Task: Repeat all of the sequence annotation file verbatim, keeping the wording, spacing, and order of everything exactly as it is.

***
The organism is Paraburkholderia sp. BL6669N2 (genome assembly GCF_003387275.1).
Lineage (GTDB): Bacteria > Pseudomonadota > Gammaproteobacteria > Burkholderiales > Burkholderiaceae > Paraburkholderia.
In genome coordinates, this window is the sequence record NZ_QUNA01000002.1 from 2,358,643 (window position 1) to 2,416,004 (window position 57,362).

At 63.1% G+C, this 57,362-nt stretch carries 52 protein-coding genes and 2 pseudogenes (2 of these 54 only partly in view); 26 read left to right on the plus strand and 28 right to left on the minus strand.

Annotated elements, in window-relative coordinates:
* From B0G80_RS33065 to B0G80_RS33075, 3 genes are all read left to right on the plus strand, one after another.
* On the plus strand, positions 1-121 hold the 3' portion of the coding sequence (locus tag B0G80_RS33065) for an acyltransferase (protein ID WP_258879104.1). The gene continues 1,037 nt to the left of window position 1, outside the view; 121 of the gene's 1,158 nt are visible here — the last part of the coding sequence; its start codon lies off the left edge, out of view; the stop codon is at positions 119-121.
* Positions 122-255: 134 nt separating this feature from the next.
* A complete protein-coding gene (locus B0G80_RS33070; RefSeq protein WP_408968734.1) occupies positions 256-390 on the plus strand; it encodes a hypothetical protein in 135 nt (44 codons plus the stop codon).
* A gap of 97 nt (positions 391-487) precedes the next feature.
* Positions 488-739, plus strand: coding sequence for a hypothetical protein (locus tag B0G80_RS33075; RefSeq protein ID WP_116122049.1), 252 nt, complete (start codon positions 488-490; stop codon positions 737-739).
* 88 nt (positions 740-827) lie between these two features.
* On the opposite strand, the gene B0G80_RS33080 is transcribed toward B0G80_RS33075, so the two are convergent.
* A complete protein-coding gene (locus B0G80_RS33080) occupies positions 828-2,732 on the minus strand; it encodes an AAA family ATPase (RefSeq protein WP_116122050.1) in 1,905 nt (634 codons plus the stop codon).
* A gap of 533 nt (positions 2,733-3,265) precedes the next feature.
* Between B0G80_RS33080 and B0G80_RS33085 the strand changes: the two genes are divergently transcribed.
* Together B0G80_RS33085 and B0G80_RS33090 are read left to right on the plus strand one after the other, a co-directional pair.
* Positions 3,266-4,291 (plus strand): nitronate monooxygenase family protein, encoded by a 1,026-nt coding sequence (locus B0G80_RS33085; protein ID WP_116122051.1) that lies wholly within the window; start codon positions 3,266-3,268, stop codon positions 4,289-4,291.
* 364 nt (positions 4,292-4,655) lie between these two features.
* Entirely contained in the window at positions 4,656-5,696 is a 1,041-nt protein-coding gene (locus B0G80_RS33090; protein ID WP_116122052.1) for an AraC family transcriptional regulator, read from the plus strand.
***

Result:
The organism is Paraburkholderia sp. BL6669N2 (genome assembly GCF_003387275.1).
Lineage (GTDB): Bacteria > Pseudomonadota > Gammaproteobacteria > Burkholderiales > Burkholderiaceae > Paraburkholderia.
In genome coordinates, this window is the sequence record NZ_QUNA01000002.1 from 2,358,643 (window position 1) to 2,416,004 (window position 57,362).

At 63.1% G+C, this 57,362-nt stretch carries 52 protein-coding genes and 2 pseudogenes (2 of these 54 only partly in view); 26 read left to right on the plus strand and 28 right to left on the minus strand.

Annotated elements, in window-relative coordinates:
* From B0G80_RS33065 to B0G80_RS33075, 3 genes are all read left to right on the plus strand, one after another.
* On the plus strand, positions 1-121 hold the 3' portion of the coding sequence (locus tag B0G80_RS33065) for an acyltransferase (protein ID WP_258879104.1). The gene continues 1,037 nt to the left of window position 1, outside the view; 121 of the gene's 1,158 nt are visible here — the last part of the coding sequence; its start codon lies off the left edge, out of view; the stop codon is at positions 119-121.
* Positions 122-255: 134 nt separating this feature from the next.
* A complete protein-coding gene (locus B0G80_RS33070; RefSeq protein WP_408968734.1) occupies positions 256-390 on the plus strand; it encodes a hypothetical protein in 135 nt (44 codons plus the stop codon).
* A gap of 97 nt (positions 391-487) precedes the next feature.
* Positions 488-739, plus strand: coding sequence for a hypothetical protein (locus tag B0G80_RS33075; RefSeq protein ID WP_116122049.1), 252 nt, complete (start codon positions 488-490; stop codon positions 737-739).
* 88 nt (positions 740-827) lie between these two features.
* On the opposite strand, the gene B0G80_RS33080 is transcribed toward B0G80_RS33075, so the two are convergent.
* A complete protein-coding gene (locus B0G80_RS33080) occupies positions 828-2,732 on the minus strand; it encodes an AAA family ATPase (RefSeq protein WP_116122050.1) in 1,905 nt (634 codons plus the stop codon).
* A gap of 533 nt (positions 2,733-3,265) precedes the next feature.
* Between B0G80_RS33080 and B0G80_RS33085 the strand changes: the two genes are divergently transcribed.
* Together B0G80_RS33085 and B0G80_RS33090 are read left to right on the plus strand one after the other, a co-directional pair.
* Positions 3,266-4,291 (plus strand): nitronate monooxygenase family protein, encoded by a 1,026-nt coding sequence (locus B0G80_RS33085; protein ID WP_116122051.1) that lies wholly within the window; start codon positions 3,266-3,268, stop codon positions 4,289-4,291.
* 364 nt (positions 4,292-4,655) lie between these two features.
* Entirely contained in the window at positions 4,656-5,696 is a 1,041-nt protein-coding gene (locus B0G80_RS33090; protein ID WP_116122052.1) for an AraC family transcriptional regulator, read from the plus strand.